Scenic RoutesIn Scenic Routes, Mike D’Angelo looks at key scenes, explaining how they work and what they mean.  

Sometimes just a scant few minutes of a movie can build a permanent home in your memory. Scenic Routes is a feature devoted to exploring cinema’s most remarkable individual sequences: the sublime, the exasperating, the iconic, the ineffable.

New York subway platforms, when all but deserted in the middle of the night, rank high on a list of the world’s creepiest locations. They’re holes underground that seemingly must have been built back when nobody dared leave home without a hat. Huge rats wander openly across the tracks, and sometimes up onto the platform (really), demonstrating not an iota of caution or fear. Often, there’s precisely one other human being standing on the platform at 3:30 a.m., a respectful distance away, striving as hard as you are not to resemble a serial killer on his way home from the random mailbox into which he’s dropped his latest cryptic missive to the cops. And when the train finally arrives, screeching in after perhaps 15 or 20 minutes of unnerving silence, it’s time to suddenly realize how easy it would be for someone to just shove you into its path, and how many big pillars right near you just such a random maniac could have been hiding behind.


Given this sort of ready-made atmosphere, movies shot in New York have pounced on the setting: There are spooky-ass subway-platform scenes in Jacob’s Ladder, Dressed To Kill, and many others. (I regret to say that I haven’t seen Mimic, the Guillermo Del Toro flick in which the Manhattan subway system is infested by giant cockroaches disguised as men in trenchcoats.) Starting in 1998, however, the scene that always crept unbidden into my head when awaiting the L or Q train late at night was the nightmarish vision that Darren Aronofsky dropped into his ultra-low-budget feature debut, Pi. There’s no need for any context here—the movie involves a paranoid number theorist (Sean Gullette) who believes he’s stumbled onto a secret mathematical message, but that’s scarcely relevant to this surreal episode, which perfectly embodies a dread that was hard to articulate until Aronofsky made it manifest.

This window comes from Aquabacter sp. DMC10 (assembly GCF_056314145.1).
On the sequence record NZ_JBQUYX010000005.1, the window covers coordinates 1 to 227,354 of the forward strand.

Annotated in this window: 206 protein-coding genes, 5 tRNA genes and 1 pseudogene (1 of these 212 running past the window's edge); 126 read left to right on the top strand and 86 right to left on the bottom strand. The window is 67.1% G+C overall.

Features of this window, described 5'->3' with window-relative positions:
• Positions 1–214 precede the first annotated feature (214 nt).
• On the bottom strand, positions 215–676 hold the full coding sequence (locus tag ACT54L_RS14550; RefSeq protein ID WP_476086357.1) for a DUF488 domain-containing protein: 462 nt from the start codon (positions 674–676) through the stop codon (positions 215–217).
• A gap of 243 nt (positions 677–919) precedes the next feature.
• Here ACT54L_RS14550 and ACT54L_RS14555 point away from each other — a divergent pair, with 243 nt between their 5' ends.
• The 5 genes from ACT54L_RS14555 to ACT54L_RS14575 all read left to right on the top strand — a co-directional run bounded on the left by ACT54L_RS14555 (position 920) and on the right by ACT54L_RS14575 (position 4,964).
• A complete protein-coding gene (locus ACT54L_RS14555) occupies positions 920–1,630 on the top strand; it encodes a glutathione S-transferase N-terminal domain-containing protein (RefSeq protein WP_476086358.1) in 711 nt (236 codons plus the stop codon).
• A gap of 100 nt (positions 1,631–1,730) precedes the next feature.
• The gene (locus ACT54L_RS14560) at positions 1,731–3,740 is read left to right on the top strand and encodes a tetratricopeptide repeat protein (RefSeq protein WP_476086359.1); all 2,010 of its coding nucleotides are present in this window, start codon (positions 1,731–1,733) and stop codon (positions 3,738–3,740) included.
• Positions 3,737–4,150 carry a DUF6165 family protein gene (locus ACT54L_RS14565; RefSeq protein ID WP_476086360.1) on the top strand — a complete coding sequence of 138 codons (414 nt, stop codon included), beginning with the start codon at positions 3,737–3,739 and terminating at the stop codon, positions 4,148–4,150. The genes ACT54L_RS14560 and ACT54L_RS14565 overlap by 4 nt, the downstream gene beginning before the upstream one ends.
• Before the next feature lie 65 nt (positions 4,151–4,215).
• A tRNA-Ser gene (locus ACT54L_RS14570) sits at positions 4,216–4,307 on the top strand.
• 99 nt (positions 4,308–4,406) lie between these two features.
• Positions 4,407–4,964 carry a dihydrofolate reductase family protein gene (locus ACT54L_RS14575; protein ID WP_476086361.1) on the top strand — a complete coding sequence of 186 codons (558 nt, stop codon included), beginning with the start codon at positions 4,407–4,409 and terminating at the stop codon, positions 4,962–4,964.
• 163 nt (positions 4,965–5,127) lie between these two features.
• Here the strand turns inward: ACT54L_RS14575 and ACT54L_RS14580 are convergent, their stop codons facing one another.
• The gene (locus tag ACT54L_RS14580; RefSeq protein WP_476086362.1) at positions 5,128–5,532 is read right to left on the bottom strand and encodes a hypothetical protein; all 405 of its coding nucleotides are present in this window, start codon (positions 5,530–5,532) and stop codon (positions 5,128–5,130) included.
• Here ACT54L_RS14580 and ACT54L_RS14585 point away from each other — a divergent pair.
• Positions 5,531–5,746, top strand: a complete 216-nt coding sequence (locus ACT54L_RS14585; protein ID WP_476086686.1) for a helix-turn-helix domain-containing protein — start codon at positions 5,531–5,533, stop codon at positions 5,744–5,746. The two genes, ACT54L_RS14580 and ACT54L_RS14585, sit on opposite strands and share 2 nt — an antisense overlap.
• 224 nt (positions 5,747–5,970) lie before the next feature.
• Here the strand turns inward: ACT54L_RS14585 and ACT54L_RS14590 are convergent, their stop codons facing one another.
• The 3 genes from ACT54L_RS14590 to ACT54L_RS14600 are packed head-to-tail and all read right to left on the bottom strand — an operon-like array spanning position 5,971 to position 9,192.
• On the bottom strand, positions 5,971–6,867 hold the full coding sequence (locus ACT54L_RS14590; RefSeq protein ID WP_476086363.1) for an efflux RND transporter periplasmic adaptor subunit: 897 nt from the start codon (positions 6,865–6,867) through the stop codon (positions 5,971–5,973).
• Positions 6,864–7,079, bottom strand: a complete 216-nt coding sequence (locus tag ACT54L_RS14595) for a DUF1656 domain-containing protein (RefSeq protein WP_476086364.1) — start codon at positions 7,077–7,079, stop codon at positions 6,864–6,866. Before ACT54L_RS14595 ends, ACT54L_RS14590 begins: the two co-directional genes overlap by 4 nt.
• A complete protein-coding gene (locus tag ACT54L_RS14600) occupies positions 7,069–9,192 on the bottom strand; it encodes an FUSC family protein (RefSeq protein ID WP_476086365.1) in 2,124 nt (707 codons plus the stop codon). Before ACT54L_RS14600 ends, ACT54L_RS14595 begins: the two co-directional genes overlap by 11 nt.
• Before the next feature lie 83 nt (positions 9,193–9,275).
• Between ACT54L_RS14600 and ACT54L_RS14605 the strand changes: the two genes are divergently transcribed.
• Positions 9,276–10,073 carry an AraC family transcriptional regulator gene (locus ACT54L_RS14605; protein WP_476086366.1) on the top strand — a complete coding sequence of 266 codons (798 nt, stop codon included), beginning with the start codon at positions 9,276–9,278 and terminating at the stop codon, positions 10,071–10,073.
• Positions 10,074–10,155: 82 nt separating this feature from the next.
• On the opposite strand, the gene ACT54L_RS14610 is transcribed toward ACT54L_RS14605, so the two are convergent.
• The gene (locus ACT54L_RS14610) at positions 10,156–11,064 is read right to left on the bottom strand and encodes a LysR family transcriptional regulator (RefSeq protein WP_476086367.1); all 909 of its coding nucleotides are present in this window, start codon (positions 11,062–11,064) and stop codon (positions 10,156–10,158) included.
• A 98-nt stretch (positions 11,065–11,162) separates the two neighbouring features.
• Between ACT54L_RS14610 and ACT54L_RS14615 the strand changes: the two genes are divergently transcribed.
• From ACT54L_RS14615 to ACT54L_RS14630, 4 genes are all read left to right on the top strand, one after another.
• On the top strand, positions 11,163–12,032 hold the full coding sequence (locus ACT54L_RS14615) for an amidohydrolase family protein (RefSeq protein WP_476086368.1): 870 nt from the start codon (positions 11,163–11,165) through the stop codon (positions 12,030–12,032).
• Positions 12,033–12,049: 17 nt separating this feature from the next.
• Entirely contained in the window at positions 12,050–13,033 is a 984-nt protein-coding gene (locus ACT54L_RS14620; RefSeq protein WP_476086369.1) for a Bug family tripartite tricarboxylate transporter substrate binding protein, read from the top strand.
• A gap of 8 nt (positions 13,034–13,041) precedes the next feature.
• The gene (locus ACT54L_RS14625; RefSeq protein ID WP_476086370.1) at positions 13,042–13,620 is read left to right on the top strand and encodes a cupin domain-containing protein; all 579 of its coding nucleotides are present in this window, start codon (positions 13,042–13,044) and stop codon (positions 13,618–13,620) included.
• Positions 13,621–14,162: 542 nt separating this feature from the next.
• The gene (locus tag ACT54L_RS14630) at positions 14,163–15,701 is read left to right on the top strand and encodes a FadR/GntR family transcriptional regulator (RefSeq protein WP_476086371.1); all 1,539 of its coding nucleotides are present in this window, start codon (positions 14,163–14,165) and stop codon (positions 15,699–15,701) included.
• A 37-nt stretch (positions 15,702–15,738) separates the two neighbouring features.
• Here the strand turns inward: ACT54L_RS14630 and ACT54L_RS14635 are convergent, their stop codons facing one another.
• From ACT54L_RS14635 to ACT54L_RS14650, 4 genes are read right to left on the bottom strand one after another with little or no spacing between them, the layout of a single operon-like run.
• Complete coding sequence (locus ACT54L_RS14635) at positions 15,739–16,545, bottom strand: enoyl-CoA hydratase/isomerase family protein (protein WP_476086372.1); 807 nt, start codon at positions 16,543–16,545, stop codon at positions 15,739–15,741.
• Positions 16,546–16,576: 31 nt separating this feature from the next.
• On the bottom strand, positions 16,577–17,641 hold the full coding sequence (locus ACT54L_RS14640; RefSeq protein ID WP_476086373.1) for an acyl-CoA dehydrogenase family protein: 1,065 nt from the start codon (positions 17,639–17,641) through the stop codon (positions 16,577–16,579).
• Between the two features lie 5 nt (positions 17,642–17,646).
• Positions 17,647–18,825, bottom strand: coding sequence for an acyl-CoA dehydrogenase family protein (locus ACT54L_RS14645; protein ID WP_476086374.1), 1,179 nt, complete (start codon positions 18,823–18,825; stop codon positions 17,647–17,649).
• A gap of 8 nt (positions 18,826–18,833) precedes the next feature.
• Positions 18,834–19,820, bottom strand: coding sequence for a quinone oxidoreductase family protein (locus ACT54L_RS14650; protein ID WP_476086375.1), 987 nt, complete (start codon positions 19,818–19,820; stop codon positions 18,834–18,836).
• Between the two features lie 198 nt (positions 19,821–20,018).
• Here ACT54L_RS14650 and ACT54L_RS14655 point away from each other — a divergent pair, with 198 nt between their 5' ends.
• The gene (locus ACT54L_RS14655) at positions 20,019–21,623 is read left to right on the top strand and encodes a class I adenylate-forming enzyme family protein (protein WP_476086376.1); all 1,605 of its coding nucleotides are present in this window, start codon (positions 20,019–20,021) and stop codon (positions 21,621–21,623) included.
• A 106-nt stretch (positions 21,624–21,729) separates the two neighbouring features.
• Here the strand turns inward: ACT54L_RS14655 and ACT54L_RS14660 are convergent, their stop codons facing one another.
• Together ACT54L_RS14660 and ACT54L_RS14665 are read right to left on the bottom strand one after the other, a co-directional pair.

Maybe most of us don’t sit there pounding our own temples in a vain attempt to make migraines (technically, “cluster headaches”) go away. The first 30 seconds or so of this scene strongly anticipate Aronofsky’s follow-up film, Requiem For A Dream; indeed, the rapid-fire montage that begins this clip—open a pill bottle, shake pills into palm, pop pills into mouth, close pill bottle—resurfaces in Requiem multiple times. And Gullette is being tormented here by Clint Mansell in two different ways. More notably, Mansell composed the aggressively dissonant score (but with a good beat!) that aurally represents the stabbing pain shooting through Gullette’s head. Aronofsky further underlines it with his unstable camera, plus one quick insert of something that looks disturbingly like a deformed eye, but is actually one of Gullette’s ears, half-covered by his hand and with his head tilted 90 degrees. That’s also Mansell playing the One Other Dude on the platform, standing there calmly as blood slowly drips from his right hand.